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Red House Books is going through a bit of a update!

I've always had a pretty clear vision of what I wanted this space to be but I've been detoured from my path by...lots and lost of other people's opinions and ways of doing things...

I'm committed to this little chunk of the interweb but I've also branched out into other places so! Now it's time to think of Red House Books as more of a hub of all things me! And Me is a hell of a lot of book love!

Stay tuned!


Saturday, October 24, 2009

Newbery Reading Challange Review: 1961 and 1986 Winners

The Island of the Blue Dolphins by Scott O'Dell
1961 Newbery Medal Winner

from PaperBackSwap:

In the Pacific there is an island that looks like a big fish sunning itself in the sea. Around it, blue dolphins swim, otters play, and sea elephants and sea birds abound. Once, Indians also lived on the island. And when they left and sailed to the east, one young girl was left behind.
This is the story of Karana, the Indian girl who lived alone for years on the Island of the Blue Dolphins. Year after year, she watched one season pass into another and waited for a ship to take her away. But while she waited, she kept herself alive by building a shelter, making weapons, finding food, and fighting her enemies, the wild dogs. It is not only an unusual adventure of survival, but also a tale of natural beauty and personal discovery.

What I didn't realize until finishing this book is that it is based on a true story. I find that incredible! The way O'Dell describes the land and the animals on and around the island is amazing. I feel in love with Karana. Hers is a story of survival but also of love - for the family she misses, for her people and for her island.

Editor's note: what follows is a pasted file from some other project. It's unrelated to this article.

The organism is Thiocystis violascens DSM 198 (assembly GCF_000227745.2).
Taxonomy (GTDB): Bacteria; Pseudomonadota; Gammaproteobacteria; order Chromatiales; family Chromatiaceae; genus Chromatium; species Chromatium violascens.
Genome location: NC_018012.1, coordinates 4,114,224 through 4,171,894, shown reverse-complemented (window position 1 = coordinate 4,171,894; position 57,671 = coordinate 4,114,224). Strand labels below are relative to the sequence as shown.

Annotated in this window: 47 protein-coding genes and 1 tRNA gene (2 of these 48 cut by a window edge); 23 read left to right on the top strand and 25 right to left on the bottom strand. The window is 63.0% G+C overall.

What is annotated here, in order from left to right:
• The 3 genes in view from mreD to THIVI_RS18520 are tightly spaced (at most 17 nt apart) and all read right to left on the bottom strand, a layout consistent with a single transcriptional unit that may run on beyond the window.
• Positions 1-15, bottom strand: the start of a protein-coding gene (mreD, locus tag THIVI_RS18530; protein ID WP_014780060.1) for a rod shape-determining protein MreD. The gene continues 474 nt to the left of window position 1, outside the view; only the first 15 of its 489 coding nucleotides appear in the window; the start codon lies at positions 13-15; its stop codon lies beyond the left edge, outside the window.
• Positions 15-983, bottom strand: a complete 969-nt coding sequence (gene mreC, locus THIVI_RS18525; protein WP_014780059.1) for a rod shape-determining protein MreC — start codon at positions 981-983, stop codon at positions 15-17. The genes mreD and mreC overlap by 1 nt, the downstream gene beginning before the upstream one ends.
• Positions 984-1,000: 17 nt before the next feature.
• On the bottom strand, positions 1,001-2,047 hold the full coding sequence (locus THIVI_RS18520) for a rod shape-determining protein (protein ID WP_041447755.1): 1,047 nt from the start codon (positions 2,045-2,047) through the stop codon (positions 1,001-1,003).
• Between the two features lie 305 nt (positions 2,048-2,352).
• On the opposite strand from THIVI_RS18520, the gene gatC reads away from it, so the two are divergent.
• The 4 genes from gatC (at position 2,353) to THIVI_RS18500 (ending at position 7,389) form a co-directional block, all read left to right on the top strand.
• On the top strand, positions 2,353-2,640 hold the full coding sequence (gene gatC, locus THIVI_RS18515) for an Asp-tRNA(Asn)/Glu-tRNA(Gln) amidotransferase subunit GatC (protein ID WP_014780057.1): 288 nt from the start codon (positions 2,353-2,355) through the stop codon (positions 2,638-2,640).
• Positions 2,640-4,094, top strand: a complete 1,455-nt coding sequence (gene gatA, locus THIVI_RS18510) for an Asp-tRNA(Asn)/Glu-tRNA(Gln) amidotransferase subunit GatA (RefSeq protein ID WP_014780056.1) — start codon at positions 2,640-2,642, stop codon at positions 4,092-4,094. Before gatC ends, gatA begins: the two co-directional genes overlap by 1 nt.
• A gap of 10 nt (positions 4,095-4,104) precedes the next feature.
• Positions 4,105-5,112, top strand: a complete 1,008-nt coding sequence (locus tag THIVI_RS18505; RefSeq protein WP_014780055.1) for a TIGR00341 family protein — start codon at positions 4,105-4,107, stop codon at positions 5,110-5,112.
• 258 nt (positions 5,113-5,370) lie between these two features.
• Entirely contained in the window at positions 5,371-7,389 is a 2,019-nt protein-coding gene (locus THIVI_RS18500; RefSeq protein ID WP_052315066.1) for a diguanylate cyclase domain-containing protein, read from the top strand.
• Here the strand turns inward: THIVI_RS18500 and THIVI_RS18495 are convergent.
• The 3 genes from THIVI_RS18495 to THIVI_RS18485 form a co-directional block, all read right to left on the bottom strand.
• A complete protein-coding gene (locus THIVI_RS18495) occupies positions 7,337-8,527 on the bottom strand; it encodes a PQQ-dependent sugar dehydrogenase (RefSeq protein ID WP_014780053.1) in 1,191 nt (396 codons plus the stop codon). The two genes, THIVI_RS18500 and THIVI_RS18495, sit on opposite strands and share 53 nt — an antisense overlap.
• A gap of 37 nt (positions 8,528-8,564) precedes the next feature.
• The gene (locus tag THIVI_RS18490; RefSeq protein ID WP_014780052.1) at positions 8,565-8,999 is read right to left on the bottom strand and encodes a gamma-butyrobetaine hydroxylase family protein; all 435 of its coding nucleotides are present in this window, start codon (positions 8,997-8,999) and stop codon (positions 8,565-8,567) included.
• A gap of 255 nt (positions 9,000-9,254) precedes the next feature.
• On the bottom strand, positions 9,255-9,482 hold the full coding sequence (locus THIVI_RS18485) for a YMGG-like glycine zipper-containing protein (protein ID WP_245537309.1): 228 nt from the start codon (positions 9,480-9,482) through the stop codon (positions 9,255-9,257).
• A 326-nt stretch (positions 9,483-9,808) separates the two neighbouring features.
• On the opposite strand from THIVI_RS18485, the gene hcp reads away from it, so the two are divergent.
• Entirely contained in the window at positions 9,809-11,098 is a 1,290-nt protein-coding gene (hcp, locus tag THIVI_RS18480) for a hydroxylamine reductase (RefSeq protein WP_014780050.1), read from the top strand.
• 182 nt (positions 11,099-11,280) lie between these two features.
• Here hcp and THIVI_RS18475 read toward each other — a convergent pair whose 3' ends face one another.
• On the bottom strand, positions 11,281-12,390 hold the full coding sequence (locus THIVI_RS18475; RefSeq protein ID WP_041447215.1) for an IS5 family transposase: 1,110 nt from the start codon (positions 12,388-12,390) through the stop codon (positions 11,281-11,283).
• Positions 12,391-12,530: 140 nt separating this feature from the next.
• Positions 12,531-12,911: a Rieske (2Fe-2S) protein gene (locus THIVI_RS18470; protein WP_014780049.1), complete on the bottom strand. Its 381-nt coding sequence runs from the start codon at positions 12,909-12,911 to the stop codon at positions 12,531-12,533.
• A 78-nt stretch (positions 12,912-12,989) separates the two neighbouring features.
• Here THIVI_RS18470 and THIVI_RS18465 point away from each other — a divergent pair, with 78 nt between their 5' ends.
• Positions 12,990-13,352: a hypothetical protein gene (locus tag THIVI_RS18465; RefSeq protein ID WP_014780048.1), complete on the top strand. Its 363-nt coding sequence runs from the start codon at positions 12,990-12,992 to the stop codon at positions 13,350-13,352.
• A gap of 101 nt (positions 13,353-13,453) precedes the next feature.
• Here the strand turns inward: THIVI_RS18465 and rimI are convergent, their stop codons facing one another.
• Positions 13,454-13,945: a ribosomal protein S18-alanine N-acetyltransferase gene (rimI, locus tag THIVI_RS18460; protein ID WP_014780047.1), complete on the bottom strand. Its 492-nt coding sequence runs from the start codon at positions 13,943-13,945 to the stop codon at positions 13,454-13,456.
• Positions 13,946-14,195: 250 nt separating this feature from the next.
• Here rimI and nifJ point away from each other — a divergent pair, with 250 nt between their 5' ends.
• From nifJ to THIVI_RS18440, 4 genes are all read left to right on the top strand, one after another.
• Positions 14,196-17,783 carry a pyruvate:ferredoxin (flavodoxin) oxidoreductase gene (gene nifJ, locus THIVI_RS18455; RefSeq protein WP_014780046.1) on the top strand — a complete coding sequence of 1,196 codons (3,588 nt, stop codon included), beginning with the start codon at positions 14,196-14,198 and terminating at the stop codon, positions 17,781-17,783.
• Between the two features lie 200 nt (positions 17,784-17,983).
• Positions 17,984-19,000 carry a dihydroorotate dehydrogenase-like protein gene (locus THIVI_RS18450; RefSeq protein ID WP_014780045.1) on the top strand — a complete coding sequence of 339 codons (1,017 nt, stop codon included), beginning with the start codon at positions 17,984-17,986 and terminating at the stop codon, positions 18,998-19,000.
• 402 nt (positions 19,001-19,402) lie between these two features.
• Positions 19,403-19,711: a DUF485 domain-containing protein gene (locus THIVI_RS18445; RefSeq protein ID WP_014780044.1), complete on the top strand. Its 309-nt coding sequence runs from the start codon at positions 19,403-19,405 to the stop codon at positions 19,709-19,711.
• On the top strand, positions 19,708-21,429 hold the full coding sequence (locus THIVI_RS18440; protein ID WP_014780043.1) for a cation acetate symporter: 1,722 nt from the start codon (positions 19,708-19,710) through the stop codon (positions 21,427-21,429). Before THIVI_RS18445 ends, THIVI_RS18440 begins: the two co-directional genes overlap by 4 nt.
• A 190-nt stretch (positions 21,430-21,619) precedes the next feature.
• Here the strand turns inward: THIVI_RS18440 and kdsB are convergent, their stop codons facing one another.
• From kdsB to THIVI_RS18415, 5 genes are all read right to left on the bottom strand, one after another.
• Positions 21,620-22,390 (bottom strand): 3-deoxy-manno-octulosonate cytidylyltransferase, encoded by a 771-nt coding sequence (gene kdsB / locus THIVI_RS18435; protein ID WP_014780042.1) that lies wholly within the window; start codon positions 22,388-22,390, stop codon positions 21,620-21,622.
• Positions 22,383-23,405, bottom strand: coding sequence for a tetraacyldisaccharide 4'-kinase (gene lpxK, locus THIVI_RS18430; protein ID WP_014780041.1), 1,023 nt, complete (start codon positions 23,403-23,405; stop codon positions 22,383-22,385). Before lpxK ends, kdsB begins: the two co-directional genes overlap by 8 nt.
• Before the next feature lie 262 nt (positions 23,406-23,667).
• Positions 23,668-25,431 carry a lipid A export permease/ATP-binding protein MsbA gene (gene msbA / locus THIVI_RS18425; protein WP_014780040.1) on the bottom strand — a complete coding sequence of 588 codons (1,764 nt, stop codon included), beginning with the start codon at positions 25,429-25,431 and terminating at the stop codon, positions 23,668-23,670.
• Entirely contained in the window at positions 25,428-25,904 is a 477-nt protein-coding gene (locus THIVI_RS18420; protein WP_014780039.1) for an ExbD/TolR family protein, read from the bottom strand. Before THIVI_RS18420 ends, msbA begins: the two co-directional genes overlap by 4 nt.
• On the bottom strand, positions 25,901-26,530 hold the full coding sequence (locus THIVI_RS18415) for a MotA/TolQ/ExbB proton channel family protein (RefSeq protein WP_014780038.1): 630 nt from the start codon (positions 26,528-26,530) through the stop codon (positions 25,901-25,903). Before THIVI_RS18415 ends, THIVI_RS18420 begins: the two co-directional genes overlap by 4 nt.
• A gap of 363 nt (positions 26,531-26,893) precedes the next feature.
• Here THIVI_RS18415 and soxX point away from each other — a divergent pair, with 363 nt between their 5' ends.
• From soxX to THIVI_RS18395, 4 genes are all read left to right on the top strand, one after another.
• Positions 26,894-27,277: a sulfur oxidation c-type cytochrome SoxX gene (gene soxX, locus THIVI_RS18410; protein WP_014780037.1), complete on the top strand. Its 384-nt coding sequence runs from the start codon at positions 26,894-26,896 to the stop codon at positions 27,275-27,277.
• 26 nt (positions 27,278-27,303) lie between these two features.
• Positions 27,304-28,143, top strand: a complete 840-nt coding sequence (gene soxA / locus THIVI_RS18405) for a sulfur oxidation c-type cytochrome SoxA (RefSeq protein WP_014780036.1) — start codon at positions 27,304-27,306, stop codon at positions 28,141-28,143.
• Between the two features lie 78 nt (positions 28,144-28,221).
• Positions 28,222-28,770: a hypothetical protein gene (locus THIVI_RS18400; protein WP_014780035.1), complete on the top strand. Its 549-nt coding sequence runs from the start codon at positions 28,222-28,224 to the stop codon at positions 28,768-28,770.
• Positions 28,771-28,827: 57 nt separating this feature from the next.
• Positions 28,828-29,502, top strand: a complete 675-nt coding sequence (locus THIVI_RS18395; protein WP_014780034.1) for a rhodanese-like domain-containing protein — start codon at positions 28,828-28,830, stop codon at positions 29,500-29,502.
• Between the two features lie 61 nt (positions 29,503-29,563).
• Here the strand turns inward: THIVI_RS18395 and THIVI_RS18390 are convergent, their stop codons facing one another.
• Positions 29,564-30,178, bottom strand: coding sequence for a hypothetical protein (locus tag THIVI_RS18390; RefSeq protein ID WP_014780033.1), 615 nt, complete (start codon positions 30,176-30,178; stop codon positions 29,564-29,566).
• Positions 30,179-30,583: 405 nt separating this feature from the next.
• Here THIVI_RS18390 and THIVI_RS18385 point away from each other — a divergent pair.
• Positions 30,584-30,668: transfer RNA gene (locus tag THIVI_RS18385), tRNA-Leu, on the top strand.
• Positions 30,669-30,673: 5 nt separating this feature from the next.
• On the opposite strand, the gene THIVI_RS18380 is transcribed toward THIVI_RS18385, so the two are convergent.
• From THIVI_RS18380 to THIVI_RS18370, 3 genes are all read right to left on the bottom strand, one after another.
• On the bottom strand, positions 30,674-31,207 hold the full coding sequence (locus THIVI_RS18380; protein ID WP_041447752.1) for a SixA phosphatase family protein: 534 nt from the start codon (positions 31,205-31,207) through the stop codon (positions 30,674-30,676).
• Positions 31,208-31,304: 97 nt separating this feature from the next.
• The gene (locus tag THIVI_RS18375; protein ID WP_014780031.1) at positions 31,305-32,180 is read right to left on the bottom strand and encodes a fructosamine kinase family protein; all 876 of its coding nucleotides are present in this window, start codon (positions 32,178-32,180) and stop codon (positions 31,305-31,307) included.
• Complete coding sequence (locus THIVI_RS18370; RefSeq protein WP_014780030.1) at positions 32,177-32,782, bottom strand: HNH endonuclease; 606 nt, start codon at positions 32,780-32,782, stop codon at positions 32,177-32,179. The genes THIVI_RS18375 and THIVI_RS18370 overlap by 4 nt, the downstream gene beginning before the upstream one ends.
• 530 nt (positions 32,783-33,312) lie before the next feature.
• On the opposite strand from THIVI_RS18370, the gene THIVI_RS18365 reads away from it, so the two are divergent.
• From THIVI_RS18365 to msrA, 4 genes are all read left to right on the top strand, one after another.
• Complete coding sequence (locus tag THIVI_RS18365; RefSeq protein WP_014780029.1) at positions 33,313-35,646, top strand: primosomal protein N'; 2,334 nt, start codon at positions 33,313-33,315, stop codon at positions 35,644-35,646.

A wonderful read.

Sarah, Plain and Tall by Patricia MacLachlan
1986 Newbery Medal Winner

from PaperBackSwap:

"Did Mama sing every day?"
Caleb asks his sister Anna.
"Every-single-day," she answers.
"Papa sang, too."
Their mother died the day after Caleb was born. Their house on the prairie is quiet now, and Papa doesn't sing anymore. Then Papa puts an ad in the paper, asking for a wife, and he receives a letter from one Sarah Elisabeth Wheaton, of Maine. Papa, Anna, and Caleb write back. Caleb asks if she sings. Sarah decides to come for a month. She writes Papa: I will come by train. I will wear a yellow bonnet. I am plain and tall, and Tell them I sing. Anna and Caleb wait and wonder. Will Sarah be nice? Will she like them? Will she stay?

This book is adorable. It's short enough for adults to read to young children in a few sittings and the story itself is so cute. It's a very rich story. I loved Anna and Caleb's conversations. Sarah is such a strong character that you can't help falling in love with as her new family does. I can understand why it was make into a movie.
A feel good book and I can see myself reading over and over again.


  1. I love both of these books, though "Island" is my favorite of the two. It's such an incredible story (I couldn't believe it was based on a true story either).


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